What Is Depression?
Depression is a type of mood disorder that causes children to be sad,
discouraged, or irritable.
2-3% of children ages 6-12 may have serious depression
Over 2 million children between the ages of 6-17 have major suicidal thoughts annually.
6-8% of teens may have serious depression
Best Friend: Lil' Bud and Mr. P.
Hobbies: At sundown coiling up and napping in a cool damp place
Favorite Movie: Jungle Book
Favorite Vacation Spot: Jungles or swamps
Favorite Quote: “Forget about your worries and your Strife!”
Children with depression often tend to be critical of themselves and others, and may frequently express dissatisfaction.
There are two major forms of depression: endogenous and exogenous.
Endogenous depression occurs seemingly without a specific cause and is believed to be influenced by chemical and/or genetic factors. It is frequently accompanied by feelings of guilt, worthlessness, and an inability to find enjoyment in normally pleasurable activities. On the other hand, exogenous, or reactive, depression is typically triggered by various forms of stress, such as the loss of one or both parents, a close family member, or a friend. Examples of stressors that can lead to depression include parental divorce, frequent arguments, loud confrontations, changing schools, or relocating. In exogenous depression, the world may seem dark and gloomy due to circumstances in the child's life, while in endogenous depression, the world may appear dark and gloomy due to internal factors.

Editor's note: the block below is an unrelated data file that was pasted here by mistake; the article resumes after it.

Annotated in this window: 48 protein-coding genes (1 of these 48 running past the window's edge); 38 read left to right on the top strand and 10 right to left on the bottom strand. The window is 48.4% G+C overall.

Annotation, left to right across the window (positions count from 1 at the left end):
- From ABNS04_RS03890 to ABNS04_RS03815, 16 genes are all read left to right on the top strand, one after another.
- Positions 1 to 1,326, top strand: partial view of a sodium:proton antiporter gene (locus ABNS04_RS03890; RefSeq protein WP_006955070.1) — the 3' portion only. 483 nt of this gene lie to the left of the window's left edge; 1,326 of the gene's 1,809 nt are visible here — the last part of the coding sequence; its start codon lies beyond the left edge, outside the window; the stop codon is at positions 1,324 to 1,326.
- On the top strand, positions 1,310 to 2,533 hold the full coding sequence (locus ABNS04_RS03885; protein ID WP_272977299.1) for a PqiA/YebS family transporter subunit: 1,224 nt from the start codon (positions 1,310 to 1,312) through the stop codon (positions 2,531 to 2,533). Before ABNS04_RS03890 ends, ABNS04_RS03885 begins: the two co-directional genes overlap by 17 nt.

Depression can disrupt energy levels, concentration, sleep patterns, and appetite. Children with depression may struggle to muster the effort needed to engage in activities they once enjoyed. Some find it challenging to exert effort, even in activities they previously found pleasurable. Depression can lead children to feel worthless, rejected, or unlovable. It can magnify everyday problems, making them seem more daunting than they actually are. In severe cases, depression can lead children to contemplate self-harm or suicide. They may experience feelings of worthlessness, rejection, or a lack of love. Depression can potentially culminate in suicidal thoughts or actions.
Depression symptoms can range from mild to severe and may encompass:
Feeling sad or experiencing a persistently low mood
Loss of interest or pleasure in previously enjoyed activities
Changes in appetite, resulting in either weight loss or gain unrelated to dietary changes
Sleep disturbances, including trouble falling asleep or sleeping excessively
Decreased energy levels or heightened fatigue
Heightened, purposeless physical activity (e.g., hand-wringing or pacing)
Feelings of worthlessness or guilt
Difficulty with concentration, decision-making, or clear thinking
Thoughts of death or suicide.
"What's normal and what's not:
It can be difficult to tell the difference between ups and downs that are just part of being a teenager and teen depression. Talk with your teen. Try to determine whether he or she seems capable of managing challenging feelings, or if life seems overwhelming.
When to see a doctor:
If depression signs and symptoms continue, begin to interfere in your teen's life, or cause you to have concerns about suicide or your teen's safety, talk to a doctor or a mental health professional trained to work with adolescents. Your teen's family doctor or pediatrician is a good place to start. Or your teen's school may recommend someone.
Depression symptoms likely won't get better on their own — and they may get worse or lead to other problems if untreated. Depressed teenagers may be at risk of suicide, even if signs and symptoms don't appear to be severe.
If you're a teen and you think you may be depressed — or you have a friend who may be depressed — don't wait to get help. Talk to a health care provider such as your doctor or school nurse. Share your concerns with a parent, a close friend, a spiritual leader, a teacher or someone else you trust."
The MircleKid website is not providing any treatment information. We are only providing information about medical conditions.
Treatment advice needs to be provided only by YOUR treating physician.